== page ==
Select languages to compare:

Labial
Coronal
Dorsal
Radical
Laryngeal
Bilabial
Labio-dental
Dental
Alveolar
Palato-alveolar
Retroflex
Palatal
Velar
Uvular
Pharyngeal
Epi-glottal
Glottal
Plosive
p b                     k ɡ    
 
 
 
 
ʔ
 
Nasal
  m                         ŋ    
 
 
 
 
 
 
Trill
                           
 
 
   
 
 
   
 
 
Tap, Flap
              ɾ                                
Fricative
    f       s                               h  
Lateral fricative
 
 
 
 
                           
 
 
 
 
 
 
Approximant
                          j   w                
Lateral approximant
 
 
 
 
      l                    
 
 
 
 
 
 
Lateral flap
 
 
 
 
                   
 
 
   
 
 
 
 
 
 
Labial
Coronal
Dorsal
Bilabial
Labio-dental
Dental
Alveolar
Palato-alveolar
Retroflex
Palatal
Velar
Uvular
Affricates
                                 
 
Front
Near-front
Central
Near-back
Back
 
Close
Near-close
Close-mid
Mid
Open-mid
Near-open
Open
Selected languages: Tagalog
UPSID number: 2414
Alternate name(s): N/A
Classification: Austro-Tai, W. Malayo-Polynesian
The languages has 23 segments
Frequency index: N/A
Sounds:
Comments: Tagalog is spoken in Manila, most of Luzon and Mindoro in the Philipines. /o/ and /e/ were in predictable alternation with /i/ and /u/ in native vocabulary but loanwords from Spanish and English have added contrastive function to the mid vowels. OLAF HUSBY (L1-L2map EDITOR): The classification of /f/ as a phoneme is disputable. Schachter, who is quoted below, omits /f/ in his review of Tagalog in Comrie (1987) The World's Major Languages. There is also different approaches to descriptions of diphthongs. As /j/ and /w/ as classified at semivowels, they are not used to described diphthongs (defines as vowel + vowel). However, semivowel+vowel clusters as /ij/, /ej/, /aj/, /oj/, /uj/, /aw, /iw/ are attested.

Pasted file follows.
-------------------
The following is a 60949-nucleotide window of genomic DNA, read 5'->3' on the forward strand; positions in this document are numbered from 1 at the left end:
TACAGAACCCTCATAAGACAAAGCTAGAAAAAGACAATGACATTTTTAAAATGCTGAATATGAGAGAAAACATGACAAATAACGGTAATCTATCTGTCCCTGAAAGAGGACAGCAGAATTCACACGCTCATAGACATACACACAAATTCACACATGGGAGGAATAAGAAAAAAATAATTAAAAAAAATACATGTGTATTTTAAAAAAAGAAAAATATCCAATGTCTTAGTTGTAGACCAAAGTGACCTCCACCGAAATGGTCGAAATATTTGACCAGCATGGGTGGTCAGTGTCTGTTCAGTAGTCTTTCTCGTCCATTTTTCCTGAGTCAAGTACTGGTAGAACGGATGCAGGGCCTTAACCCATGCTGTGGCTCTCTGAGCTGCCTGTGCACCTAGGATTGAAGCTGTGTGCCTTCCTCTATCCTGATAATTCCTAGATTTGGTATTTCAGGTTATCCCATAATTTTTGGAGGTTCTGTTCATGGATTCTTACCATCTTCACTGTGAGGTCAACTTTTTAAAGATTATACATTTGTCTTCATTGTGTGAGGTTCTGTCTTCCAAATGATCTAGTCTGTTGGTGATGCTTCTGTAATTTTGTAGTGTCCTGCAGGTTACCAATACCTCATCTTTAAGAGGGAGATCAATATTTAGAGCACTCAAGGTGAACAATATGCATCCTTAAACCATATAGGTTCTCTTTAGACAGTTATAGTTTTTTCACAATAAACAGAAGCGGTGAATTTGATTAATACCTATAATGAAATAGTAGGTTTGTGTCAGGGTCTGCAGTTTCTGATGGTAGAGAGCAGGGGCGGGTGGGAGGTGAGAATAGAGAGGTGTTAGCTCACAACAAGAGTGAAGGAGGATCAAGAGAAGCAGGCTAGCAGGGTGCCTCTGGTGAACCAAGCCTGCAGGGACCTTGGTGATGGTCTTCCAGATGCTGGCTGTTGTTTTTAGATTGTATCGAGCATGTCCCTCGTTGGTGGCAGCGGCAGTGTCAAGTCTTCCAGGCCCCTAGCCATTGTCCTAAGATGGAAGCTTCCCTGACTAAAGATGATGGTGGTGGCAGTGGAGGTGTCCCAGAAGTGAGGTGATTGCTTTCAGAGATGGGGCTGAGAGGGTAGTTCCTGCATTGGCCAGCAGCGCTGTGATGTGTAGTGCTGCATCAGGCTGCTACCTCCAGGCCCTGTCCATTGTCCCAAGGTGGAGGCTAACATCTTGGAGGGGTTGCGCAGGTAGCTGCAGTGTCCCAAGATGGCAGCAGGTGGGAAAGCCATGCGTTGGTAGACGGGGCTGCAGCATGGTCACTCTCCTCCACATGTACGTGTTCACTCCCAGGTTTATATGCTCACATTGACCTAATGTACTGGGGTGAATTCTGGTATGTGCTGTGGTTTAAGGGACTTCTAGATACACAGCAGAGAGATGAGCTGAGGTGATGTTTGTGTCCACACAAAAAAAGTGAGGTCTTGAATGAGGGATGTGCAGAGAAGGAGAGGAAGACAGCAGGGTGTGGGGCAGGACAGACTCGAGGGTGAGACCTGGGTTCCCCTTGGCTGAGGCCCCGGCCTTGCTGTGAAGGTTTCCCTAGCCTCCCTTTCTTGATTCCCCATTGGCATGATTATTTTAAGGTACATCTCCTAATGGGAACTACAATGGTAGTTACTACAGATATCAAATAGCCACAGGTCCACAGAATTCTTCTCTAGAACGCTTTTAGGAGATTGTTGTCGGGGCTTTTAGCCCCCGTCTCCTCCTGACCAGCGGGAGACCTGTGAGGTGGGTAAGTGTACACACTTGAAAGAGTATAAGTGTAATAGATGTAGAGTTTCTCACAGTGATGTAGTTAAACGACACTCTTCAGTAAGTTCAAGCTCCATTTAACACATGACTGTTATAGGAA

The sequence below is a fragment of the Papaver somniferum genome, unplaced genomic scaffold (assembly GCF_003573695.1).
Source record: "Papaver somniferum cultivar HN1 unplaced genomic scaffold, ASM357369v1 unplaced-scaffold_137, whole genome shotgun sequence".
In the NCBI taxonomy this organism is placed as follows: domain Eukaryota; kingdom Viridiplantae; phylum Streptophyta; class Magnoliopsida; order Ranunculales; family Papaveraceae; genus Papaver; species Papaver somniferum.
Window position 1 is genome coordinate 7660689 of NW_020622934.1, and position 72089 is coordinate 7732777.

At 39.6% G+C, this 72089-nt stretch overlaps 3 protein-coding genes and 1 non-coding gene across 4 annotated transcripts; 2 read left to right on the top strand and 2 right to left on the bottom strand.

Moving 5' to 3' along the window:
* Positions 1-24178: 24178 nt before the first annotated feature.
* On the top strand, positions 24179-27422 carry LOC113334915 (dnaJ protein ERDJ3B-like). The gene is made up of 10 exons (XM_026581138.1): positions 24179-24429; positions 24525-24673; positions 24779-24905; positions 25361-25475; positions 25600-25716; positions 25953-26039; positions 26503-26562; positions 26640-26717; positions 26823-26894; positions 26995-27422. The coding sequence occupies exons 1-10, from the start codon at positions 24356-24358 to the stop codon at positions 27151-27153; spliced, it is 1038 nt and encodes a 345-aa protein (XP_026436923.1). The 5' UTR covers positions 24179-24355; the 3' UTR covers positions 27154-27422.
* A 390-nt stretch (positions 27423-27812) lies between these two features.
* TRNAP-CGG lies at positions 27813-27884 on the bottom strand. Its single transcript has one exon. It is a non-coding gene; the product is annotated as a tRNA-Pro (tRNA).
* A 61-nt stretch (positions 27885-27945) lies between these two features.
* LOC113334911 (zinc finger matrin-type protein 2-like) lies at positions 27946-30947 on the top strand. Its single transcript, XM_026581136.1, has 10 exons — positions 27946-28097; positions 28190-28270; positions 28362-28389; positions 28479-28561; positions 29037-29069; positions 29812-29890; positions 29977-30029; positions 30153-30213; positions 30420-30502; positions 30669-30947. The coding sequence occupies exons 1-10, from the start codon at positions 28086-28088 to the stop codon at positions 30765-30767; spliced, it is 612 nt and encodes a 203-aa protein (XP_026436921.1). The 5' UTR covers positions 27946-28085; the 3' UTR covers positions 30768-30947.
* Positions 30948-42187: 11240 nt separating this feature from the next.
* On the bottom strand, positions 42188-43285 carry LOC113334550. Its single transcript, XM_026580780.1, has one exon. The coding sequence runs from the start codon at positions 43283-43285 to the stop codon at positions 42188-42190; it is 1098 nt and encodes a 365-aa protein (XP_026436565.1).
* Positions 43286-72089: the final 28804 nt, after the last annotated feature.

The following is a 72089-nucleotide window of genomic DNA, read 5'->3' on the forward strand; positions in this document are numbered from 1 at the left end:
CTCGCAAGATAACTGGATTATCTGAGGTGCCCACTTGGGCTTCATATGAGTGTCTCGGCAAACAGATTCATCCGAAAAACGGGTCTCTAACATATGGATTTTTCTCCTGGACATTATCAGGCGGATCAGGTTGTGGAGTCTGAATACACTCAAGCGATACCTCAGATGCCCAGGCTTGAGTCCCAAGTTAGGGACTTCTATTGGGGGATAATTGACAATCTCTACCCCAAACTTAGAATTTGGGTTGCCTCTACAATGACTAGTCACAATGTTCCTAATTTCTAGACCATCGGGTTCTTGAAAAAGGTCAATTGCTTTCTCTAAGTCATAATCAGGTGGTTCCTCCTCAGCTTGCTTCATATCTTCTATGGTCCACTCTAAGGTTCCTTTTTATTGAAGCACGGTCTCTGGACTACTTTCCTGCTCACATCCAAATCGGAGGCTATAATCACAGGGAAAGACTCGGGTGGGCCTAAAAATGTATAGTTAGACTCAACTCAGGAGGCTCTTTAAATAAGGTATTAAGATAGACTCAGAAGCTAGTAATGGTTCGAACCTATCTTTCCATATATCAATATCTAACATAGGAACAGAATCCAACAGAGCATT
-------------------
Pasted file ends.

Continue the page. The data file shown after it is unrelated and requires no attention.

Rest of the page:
Sources: Bloomfield, L. 1917. Tagalog Texts with Grammatical Analysis (University of Illinois Studies in Language and Literature 3/2-3). University of Illinois, Urbana. Schachter, P. and Otanes, F.T. 1972. Tagalog Reference Grammar. University of California Press, Berkeley and Los Angeles.
Use base consonants only

      CC, onset

      CC, onset (ordered by sonority)

      CC, coda

      CC, coda (ordered by sonority)

      CCC, onset

      CCC, onset (ordered by sonority)

      CCC, coda

      CCC, coda (ordered by sonority)

      CCCC, onset

      CCCC, onset (ordered by sonority)

      CCCC, coda

      CCCC, coda (ordered by sonority)

      CCCCC, onset

      CCCCC, onset (ordered by sonority)

      CCCCC, coda

      CCCCC, coda (ordered by sonority)